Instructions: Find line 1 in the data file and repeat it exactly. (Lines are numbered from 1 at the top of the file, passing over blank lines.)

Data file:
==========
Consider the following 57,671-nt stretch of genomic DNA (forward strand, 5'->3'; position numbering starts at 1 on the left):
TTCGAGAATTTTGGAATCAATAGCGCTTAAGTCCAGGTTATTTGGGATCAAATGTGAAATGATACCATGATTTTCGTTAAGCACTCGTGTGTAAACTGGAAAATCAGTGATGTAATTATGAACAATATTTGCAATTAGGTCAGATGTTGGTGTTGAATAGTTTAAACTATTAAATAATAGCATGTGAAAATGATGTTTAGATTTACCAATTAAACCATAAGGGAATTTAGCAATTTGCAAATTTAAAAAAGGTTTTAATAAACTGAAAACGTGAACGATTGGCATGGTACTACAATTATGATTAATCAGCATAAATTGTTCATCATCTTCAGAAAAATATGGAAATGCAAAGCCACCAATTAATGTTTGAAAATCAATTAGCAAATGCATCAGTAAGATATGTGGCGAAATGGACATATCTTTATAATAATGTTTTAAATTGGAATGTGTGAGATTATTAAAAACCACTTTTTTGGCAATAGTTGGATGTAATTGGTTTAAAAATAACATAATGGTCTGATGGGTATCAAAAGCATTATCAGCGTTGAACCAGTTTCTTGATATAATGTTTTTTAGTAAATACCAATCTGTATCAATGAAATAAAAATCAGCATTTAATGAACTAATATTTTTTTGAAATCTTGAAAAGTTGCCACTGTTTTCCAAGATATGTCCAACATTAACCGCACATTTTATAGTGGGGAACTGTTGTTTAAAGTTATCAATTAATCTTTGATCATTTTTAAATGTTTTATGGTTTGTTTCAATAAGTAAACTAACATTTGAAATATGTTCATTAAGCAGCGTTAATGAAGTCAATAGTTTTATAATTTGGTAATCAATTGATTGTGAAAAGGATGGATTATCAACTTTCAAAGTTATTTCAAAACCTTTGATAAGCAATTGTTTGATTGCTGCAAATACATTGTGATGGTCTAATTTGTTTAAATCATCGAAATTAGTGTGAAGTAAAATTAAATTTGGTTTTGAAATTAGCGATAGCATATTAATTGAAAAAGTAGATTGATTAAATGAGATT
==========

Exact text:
Consider the following 57,671-nt stretch of genomic DNA (forward strand, 5'->3'; position numbering starts at 1 on the left):